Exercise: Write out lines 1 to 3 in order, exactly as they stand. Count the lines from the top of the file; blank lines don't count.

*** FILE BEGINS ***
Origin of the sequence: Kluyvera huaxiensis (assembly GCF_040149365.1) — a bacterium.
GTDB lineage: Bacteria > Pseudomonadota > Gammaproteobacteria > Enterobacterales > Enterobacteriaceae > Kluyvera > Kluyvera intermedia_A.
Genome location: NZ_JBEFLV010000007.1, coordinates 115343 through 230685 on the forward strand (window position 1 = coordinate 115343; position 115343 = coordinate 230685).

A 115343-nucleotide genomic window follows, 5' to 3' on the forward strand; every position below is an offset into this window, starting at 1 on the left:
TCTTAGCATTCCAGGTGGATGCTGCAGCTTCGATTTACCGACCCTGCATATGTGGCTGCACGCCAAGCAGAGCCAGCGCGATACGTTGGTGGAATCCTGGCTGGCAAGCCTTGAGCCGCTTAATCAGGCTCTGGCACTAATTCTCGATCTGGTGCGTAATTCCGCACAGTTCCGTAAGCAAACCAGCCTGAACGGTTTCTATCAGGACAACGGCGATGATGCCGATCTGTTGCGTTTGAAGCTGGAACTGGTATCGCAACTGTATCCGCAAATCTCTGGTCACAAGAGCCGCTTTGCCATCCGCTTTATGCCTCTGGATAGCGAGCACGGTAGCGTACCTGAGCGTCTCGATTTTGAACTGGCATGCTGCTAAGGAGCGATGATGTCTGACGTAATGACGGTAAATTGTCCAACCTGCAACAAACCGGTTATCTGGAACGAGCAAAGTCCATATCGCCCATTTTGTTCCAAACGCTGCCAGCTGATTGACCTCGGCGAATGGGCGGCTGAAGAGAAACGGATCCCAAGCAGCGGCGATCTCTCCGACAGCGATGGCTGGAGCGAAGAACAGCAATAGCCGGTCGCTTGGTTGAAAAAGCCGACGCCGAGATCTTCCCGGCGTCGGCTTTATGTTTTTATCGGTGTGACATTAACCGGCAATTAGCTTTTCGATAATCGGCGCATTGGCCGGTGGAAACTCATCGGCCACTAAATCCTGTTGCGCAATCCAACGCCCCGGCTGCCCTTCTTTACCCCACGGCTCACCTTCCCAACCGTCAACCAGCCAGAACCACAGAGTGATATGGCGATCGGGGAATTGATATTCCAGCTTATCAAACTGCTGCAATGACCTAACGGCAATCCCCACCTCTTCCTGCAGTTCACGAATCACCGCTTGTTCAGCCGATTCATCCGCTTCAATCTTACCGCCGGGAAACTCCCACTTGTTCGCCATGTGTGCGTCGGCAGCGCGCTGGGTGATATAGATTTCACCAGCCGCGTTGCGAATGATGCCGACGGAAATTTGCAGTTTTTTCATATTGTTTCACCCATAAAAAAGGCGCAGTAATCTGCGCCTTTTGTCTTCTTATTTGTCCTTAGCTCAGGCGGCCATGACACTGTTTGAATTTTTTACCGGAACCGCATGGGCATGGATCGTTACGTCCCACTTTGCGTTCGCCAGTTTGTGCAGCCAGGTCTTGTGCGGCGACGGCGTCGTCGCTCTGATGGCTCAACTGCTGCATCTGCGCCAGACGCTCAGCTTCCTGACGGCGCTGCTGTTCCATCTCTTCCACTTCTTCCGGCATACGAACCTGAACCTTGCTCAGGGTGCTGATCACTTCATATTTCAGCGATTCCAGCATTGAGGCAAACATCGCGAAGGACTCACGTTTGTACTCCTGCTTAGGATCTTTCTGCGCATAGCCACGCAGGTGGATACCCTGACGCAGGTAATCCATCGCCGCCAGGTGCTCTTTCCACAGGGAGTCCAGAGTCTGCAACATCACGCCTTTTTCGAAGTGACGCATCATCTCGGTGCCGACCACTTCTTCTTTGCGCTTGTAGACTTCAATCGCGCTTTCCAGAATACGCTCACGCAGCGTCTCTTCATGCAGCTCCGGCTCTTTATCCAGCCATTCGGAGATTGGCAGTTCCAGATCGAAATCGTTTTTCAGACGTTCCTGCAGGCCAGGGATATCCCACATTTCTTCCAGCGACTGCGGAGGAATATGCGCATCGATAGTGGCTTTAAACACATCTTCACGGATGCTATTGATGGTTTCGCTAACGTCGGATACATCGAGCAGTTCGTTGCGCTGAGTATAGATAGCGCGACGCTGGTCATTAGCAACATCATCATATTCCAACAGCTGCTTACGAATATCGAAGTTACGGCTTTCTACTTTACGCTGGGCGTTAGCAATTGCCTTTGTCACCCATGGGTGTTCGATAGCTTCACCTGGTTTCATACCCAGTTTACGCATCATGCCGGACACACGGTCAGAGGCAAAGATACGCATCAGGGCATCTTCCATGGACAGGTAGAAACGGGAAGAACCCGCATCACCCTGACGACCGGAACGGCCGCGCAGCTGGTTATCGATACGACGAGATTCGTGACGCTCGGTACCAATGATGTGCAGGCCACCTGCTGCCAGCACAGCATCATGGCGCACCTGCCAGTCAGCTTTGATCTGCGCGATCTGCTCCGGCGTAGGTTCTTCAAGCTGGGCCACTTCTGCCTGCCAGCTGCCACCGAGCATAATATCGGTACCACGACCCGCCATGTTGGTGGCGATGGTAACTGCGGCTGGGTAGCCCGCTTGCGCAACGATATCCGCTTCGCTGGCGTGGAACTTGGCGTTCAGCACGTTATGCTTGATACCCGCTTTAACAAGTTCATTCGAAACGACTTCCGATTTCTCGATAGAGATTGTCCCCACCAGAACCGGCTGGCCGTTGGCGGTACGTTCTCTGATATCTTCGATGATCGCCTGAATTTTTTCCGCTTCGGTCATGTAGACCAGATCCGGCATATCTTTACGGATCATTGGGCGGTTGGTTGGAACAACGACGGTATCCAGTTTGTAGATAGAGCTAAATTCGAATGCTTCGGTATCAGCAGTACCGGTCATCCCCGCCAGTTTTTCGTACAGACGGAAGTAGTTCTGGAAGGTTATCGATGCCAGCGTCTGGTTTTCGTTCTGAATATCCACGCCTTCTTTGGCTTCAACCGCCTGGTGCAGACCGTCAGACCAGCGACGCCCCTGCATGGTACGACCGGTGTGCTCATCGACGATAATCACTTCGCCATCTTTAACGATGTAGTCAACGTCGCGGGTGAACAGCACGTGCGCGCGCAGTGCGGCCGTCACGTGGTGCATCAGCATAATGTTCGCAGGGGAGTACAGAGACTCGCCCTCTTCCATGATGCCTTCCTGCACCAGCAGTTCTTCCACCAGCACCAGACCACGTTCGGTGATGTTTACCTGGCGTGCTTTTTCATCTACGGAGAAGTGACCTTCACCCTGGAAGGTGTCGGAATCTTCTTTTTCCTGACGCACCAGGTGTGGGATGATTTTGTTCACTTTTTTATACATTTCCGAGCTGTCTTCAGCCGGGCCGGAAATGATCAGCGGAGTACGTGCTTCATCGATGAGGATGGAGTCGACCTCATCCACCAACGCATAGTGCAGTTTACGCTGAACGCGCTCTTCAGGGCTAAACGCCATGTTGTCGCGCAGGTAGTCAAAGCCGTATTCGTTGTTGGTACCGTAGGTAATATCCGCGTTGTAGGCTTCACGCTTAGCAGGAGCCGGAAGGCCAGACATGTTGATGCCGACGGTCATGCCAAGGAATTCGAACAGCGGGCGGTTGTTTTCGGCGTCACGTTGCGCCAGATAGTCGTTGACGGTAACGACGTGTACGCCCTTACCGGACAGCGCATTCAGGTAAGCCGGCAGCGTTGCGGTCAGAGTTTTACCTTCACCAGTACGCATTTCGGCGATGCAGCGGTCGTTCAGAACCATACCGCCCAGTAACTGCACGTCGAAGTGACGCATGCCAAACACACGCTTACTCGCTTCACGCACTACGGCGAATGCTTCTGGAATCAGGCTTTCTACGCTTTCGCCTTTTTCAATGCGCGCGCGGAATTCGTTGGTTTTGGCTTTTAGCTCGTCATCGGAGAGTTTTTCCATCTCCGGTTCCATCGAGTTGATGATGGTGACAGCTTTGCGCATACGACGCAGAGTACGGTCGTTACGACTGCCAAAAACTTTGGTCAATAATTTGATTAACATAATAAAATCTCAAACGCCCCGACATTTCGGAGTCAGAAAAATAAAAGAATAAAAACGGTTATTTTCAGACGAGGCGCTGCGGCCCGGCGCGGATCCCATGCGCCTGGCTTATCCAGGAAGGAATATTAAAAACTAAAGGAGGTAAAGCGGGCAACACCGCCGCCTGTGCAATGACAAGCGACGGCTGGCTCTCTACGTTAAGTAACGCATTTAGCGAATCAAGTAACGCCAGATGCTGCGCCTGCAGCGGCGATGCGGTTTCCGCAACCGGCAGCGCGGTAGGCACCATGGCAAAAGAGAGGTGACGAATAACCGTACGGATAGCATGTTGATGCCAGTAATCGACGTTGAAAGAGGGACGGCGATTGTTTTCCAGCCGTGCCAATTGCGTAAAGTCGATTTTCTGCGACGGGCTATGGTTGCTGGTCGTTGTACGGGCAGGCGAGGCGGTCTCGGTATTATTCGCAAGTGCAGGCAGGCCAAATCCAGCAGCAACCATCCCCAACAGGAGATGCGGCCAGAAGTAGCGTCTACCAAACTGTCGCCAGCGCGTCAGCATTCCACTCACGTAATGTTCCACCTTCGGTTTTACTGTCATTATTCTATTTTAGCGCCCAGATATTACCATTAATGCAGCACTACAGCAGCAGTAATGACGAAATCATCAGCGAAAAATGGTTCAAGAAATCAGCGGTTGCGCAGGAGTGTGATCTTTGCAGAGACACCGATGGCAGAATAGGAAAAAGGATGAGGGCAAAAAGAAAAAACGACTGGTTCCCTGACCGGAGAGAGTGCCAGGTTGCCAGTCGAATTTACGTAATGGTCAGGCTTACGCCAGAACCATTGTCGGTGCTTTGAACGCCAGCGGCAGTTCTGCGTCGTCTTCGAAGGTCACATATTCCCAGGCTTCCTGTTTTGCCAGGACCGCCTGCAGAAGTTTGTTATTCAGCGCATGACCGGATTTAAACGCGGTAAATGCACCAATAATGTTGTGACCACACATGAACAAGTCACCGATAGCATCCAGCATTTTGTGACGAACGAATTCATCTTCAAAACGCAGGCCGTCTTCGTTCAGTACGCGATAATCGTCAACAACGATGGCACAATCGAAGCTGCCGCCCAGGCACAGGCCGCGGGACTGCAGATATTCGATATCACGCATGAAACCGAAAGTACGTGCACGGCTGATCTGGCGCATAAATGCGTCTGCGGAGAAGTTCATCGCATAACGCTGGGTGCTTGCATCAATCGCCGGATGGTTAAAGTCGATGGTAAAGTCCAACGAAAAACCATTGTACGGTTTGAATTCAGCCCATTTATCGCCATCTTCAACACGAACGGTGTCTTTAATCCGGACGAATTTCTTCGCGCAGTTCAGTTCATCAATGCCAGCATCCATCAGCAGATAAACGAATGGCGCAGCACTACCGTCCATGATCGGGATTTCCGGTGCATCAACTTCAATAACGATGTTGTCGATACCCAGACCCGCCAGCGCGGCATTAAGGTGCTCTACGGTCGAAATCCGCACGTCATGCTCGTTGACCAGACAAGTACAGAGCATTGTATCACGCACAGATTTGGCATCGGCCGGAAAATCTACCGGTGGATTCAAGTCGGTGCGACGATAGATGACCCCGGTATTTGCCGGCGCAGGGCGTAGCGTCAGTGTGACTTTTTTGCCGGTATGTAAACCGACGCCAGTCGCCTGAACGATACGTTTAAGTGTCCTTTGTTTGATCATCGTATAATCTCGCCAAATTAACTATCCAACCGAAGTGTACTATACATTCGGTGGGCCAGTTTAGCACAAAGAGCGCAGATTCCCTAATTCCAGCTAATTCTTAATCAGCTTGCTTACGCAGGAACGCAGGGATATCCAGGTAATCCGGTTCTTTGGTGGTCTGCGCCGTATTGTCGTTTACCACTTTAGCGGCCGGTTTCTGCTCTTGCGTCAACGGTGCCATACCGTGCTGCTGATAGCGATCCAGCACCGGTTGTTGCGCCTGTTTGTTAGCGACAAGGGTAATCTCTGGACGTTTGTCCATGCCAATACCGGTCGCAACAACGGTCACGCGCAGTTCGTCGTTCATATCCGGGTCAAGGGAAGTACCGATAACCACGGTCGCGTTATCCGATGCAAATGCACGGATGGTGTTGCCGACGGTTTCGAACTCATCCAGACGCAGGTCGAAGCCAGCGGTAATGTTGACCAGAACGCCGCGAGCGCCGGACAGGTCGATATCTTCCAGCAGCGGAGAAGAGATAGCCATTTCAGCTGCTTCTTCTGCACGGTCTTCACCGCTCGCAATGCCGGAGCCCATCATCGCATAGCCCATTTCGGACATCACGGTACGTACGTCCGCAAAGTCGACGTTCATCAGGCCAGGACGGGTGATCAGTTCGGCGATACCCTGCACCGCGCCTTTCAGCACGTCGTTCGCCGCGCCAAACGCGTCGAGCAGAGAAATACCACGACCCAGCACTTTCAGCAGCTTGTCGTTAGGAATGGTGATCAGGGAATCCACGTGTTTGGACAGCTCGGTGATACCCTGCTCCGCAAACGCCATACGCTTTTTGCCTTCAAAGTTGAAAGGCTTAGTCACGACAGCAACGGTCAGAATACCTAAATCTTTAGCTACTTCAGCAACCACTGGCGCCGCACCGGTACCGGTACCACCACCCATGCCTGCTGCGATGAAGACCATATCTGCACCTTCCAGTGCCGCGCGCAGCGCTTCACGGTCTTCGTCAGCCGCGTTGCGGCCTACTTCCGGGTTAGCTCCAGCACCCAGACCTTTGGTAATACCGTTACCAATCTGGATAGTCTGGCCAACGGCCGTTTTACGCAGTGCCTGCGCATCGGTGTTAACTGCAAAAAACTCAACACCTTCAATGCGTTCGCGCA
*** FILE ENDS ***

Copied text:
Origin of the sequence: Kluyvera huaxiensis (assembly GCF_040149365.1) — a bacterium.
GTDB lineage: Bacteria > Pseudomonadota > Gammaproteobacteria > Enterobacterales > Enterobacteriaceae > Kluyvera > Kluyvera intermedia_A.
Genome location: NZ_JBEFLV010000007.1, coordinates 115343 through 230685 on the forward strand (window position 1 = coordinate 115343; position 115343 = coordinate 230685).